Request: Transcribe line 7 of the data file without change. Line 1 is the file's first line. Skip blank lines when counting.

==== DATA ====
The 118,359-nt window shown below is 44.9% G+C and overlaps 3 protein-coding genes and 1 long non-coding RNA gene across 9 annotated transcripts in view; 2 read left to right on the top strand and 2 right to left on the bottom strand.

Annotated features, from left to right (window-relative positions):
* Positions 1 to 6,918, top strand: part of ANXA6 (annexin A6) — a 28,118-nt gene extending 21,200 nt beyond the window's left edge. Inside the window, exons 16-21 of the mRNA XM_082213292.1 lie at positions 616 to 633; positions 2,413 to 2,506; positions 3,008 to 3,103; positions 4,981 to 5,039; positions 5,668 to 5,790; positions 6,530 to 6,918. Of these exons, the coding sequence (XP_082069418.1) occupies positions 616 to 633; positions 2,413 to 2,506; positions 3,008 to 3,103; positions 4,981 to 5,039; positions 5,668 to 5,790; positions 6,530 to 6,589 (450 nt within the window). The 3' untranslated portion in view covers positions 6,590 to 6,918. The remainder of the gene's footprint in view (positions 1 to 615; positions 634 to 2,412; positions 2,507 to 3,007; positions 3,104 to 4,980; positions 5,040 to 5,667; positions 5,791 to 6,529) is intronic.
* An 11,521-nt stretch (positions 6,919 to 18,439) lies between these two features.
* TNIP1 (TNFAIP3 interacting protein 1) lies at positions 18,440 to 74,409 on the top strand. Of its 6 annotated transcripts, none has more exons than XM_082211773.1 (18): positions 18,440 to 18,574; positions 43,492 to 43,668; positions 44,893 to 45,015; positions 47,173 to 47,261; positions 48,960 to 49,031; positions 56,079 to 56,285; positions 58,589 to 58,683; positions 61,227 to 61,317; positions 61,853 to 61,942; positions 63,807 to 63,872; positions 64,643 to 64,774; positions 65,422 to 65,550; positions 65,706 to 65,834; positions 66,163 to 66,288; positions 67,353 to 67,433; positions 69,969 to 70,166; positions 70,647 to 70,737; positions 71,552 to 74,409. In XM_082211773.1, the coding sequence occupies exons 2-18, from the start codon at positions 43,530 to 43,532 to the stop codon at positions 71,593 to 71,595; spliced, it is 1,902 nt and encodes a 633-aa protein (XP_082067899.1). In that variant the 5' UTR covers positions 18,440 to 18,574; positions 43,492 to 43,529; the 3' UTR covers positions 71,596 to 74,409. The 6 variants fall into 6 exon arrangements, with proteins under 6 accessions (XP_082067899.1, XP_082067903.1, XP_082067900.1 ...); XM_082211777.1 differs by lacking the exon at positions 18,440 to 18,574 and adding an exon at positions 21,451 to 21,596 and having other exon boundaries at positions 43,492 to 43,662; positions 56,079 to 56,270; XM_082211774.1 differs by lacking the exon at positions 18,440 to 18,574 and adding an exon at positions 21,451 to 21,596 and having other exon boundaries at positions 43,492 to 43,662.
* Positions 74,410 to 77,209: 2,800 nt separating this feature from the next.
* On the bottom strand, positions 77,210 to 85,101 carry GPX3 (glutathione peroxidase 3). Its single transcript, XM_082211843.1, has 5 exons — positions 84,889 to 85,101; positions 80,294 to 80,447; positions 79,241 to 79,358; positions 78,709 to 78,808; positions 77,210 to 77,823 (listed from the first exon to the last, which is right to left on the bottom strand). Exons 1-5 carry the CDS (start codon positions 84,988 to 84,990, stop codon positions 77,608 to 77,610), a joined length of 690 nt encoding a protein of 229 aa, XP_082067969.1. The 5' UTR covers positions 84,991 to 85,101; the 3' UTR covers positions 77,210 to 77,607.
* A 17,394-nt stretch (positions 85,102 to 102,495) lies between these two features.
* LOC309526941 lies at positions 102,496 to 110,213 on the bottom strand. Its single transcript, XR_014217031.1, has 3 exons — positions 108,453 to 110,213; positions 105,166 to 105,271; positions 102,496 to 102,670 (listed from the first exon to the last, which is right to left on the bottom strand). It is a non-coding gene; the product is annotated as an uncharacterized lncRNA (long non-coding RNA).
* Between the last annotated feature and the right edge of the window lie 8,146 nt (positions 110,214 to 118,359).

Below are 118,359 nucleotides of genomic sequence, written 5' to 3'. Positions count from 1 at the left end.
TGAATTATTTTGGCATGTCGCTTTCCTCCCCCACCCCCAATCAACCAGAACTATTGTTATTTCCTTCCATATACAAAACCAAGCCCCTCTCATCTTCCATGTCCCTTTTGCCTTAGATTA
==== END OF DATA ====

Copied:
* On the bottom strand, positions 77,210 to 85,101 carry GPX3 (glutathione peroxidase 3). Its single transcript, XM_082211843.1, has 5 exons — positions 84,889 to 85,101; positions 80,294 to 80,447; positions 79,241 to 79,358; positions 78,709 to 78,808; positions 77,210 to 77,823 (listed from the first exon to the last, which is right to left on the bottom strand). Exons 1-5 carry the CDS (start codon positions 84,988 to 84,990, stop codon positions 77,608 to 77,610), a joined length of 690 nt encoding a protein of 229 aa, XP_082067969.1. The 5' UTR covers positions 84,991 to 85,101; the 3' UTR covers positions 77,210 to 77,607.